In a survey commissioned by Purina, more than half of American dog owners said their dogs’ nutrition is more confusing than their own. "Pet food shopping is almost as detailed and in-depth as choosing a new car. People don't just change foods on a whim, and they won't just buy a product like this just because they happen to see it on the shelf," says Lucy Postins, founder of the alternative pet food maker the Honest Kitchen.
Even the reviled "by-product" is widely misunderstood, Dunn points out. According to AAFCO's definition, "by-products" actually contain some of the best stuff for dogs and cats: nutrient-rich organs like the spleen, kidneys, and brain, as well as blood and bone tissue. It doesn't include hair, horns, teeth, and hooves, contrary to modern myth.
A committee has formed inside the trade organization Pet Food Institute (whose members make 98% of the pet products in the U.S.) in conjunction with AAFCO to rewrite the rules of labeling. The working group hopes to introduce these new rules under an iteration of the FDA Amendments Act, according to a statement from PFI released to Fast Company.
"It's the same complaint that's always been in the human world: There's really no governed or enforced definition of the word 'natural,'" Petco's Sturm says. "So once it became popular, unfortunately, it became a marketing handle for some brands—which makes it more difficult to separate the high-quality foods from the ones that are more marketing handles."
It's difficult to buy a safe, healthy pet food off the shelf. But it can be dangerous to create your own mix. And unless you abide by standards for pet nutrition, you may not be giving your cat or dog enough protein or trace minerals by creating a diet that mirrors your own. So what do you do?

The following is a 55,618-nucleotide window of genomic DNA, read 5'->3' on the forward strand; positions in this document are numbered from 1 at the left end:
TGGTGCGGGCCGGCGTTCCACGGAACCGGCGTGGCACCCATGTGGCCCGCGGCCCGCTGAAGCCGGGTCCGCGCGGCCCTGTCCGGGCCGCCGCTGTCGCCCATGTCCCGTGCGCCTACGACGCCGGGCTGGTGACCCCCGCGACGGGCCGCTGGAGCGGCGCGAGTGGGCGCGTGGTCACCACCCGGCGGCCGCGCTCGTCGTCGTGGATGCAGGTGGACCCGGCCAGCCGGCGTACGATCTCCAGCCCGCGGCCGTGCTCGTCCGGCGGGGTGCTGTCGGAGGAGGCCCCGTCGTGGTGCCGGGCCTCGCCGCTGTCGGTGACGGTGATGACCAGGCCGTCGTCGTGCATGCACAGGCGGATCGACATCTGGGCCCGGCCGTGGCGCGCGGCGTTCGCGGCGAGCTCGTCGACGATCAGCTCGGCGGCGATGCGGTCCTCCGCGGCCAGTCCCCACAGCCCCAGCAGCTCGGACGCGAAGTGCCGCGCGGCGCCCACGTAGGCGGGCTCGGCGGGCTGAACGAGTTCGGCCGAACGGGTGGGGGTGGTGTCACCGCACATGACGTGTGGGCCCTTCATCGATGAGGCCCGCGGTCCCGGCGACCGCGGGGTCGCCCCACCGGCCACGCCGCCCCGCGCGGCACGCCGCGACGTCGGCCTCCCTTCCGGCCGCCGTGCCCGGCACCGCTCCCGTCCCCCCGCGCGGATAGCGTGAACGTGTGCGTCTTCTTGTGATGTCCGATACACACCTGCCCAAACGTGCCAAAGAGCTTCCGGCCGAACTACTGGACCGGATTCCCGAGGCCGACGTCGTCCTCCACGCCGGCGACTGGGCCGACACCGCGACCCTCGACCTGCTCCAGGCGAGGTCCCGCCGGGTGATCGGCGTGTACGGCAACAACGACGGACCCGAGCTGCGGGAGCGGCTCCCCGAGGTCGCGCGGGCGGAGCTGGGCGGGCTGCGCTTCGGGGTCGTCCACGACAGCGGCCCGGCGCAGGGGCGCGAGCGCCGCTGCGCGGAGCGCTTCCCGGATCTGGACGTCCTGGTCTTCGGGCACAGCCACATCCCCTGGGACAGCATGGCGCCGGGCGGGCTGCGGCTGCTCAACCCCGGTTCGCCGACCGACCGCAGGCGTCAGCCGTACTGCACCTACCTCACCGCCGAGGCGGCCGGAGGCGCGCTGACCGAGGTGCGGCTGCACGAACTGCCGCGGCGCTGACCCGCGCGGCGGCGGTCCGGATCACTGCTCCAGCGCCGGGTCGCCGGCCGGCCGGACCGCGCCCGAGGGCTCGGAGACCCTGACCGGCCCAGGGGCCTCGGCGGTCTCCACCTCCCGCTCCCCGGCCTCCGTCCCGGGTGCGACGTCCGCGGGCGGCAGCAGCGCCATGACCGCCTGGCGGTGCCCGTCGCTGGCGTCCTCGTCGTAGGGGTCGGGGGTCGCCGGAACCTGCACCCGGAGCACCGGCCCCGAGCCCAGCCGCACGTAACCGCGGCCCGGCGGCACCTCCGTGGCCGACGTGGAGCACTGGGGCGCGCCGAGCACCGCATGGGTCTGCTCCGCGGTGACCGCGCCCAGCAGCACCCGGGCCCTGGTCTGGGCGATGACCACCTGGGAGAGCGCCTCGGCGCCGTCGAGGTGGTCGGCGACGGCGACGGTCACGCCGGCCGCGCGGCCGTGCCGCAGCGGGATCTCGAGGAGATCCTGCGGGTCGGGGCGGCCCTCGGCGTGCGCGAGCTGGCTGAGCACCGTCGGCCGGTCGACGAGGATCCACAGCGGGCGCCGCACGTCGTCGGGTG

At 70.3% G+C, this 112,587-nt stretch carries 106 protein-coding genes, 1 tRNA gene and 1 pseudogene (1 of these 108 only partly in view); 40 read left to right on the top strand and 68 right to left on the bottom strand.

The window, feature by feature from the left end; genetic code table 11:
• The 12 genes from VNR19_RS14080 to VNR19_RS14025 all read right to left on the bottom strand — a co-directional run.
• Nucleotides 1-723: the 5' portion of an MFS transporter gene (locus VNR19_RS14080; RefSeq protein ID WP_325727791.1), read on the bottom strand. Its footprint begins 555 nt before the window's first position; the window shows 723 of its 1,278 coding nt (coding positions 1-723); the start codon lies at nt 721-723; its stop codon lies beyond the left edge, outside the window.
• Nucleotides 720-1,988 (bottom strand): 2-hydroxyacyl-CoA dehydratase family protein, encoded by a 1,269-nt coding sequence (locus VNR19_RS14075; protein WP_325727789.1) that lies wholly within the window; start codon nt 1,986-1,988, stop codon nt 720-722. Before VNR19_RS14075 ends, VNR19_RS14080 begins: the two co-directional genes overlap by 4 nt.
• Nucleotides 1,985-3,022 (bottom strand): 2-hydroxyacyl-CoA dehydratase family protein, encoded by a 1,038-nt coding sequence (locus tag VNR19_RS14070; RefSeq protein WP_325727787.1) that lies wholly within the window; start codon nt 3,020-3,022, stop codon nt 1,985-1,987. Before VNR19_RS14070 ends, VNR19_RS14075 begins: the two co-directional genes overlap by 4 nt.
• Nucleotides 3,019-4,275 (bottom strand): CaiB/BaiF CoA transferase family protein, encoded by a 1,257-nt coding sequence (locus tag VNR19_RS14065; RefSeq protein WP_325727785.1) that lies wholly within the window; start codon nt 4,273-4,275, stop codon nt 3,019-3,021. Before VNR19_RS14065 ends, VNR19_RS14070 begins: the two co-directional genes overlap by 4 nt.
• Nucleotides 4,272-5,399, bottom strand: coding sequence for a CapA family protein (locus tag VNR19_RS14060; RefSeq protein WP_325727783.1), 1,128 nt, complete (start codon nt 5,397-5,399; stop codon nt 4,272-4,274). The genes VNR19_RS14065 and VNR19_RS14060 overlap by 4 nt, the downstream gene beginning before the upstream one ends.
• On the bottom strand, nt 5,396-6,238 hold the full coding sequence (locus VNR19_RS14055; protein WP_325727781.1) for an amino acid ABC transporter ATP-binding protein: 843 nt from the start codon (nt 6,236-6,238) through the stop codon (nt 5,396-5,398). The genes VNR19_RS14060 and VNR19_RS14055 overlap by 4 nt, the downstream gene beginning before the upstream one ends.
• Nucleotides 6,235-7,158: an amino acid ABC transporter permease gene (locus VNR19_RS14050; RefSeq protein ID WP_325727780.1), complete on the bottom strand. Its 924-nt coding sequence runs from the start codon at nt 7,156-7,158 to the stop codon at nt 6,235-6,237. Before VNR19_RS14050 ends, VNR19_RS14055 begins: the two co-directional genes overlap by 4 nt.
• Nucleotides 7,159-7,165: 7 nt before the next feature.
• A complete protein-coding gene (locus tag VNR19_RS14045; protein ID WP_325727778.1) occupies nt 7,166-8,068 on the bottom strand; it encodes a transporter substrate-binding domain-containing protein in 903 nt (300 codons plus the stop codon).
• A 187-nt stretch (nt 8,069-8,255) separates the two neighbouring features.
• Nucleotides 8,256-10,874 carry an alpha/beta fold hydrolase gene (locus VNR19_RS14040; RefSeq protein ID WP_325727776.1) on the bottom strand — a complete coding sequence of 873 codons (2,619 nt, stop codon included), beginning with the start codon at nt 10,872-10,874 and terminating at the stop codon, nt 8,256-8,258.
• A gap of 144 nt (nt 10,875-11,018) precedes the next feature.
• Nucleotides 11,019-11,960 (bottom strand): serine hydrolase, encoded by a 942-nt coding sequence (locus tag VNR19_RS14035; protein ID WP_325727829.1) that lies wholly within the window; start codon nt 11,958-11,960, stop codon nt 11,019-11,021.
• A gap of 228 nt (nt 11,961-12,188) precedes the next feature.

"Look at the label. That's the only thing you can do," Klein says. If meat is the first ingredient, you're already in a good spot. If a pet food contains skeletal meat, fruits and vegetables, and some added vitamins, that's even better.
If you're ready to do a bit more research online, start by using "vet recommended" before any of your other search terms to find a top-notch brand, Dunn says. And occasionally check out the American College of Veterinary Nutrition for new findings.
Even if you can't feed your pet an all-premium diet, mix in healthy table scraps or bits of a premium treat or food with your traditional food. (Postins, for instance, recently unveiled Proper Toppers—chunkier versions of her dehydrated foods that can be added on top of a pet's regular dry or wet food for a nutritious treat or a hybrid dish.)
There's also the argument of spending a little more on dog food to potentially save money on vet bills down the line.
Eventually pet owners may start leapfrogging pet industry trust issues by creating their own dehydrated or raw pet foods, or they'll go to a vet who creates a diet for them.
Klein started making his own premium treats out of his Brooklyn practice as a way to keep dogs and cats comfortable on the exam room table. But the freeze-dried treats—which are made from cooked chicken hearts for protein, sprayed with fish oil as an anti-inflammatory, and rolled in tiger nuts for fiber—became so adored by his furry patients that he's going to sell them by the tin. Eventually, he plans to develop his own prescriptive diets.
"There's such a thrust to go local—buy local, go local. For our treats, I get the chicken hearts from the pizza guy's brother across the street. His brother is a butcher, and it's a USDA place. He brings them in frozen buckets, and he cooks them. There's accountability all the way through," Klein says. "There's something about that that's just more appealing to consumers. So if we make a food one day, it's going to be from this guy, who knows that guy, who knows that guy. It's not coming from a truck in the Midwest."